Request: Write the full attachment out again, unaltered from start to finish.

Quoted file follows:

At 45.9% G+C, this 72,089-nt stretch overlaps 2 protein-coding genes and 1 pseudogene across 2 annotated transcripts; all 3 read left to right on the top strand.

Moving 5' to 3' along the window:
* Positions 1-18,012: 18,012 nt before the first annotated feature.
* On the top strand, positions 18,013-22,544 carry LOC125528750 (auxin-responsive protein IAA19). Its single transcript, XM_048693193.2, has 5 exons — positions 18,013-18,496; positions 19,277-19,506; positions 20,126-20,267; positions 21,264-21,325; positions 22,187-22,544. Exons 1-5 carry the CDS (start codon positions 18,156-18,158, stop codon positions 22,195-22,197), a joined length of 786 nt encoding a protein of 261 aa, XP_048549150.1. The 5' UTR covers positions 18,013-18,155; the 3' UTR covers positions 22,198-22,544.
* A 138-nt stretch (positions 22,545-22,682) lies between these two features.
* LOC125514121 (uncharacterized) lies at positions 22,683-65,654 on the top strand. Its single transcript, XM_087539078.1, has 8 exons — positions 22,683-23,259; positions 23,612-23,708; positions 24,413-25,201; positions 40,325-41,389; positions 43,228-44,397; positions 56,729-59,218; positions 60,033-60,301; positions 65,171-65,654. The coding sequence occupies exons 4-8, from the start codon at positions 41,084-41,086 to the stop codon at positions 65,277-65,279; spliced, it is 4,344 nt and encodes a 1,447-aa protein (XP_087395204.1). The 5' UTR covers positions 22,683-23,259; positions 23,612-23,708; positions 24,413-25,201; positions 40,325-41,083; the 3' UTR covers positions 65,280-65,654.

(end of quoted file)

At 45.9% G+C, this 72,089-nt stretch overlaps 2 protein-coding genes and 1 pseudogene across 2 annotated transcripts; all 3 read left to right on the top strand.

Moving 5' to 3' along the window:
* Positions 1-18,012: 18,012 nt before the first annotated feature.
* On the top strand, positions 18,013-22,544 carry LOC125528750 (auxin-responsive protein IAA19). Its single transcript, XM_048693193.2, has 5 exons — positions 18,013-18,496; positions 19,277-19,506; positions 20,126-20,267; positions 21,264-21,325; positions 22,187-22,544. Exons 1-5 carry the CDS (start codon positions 18,156-18,158, stop codon positions 22,195-22,197), a joined length of 786 nt encoding a protein of 261 aa, XP_048549150.1. The 5' UTR covers positions 18,013-18,155; the 3' UTR covers positions 22,198-22,544.
* A 138-nt stretch (positions 22,545-22,682) lies between these two features.
* LOC125514121 (uncharacterized) lies at positions 22,683-65,654 on the top strand. Its single transcript, XM_087539078.1, has 8 exons — positions 22,683-23,259; positions 23,612-23,708; positions 24,413-25,201; positions 40,325-41,389; positions 43,228-44,397; positions 56,729-59,218; positions 60,033-60,301; positions 65,171-65,654. The coding sequence occupies exons 4-8, from the start codon at positions 41,084-41,086 to the stop codon at positions 65,277-65,279; spliced, it is 4,344 nt and encodes a 1,447-aa protein (XP_087395204.1). The 5' UTR covers positions 22,683-23,259; positions 23,612-23,708; positions 24,413-25,201; positions 40,325-41,083; the 3' UTR covers positions 65,280-65,654.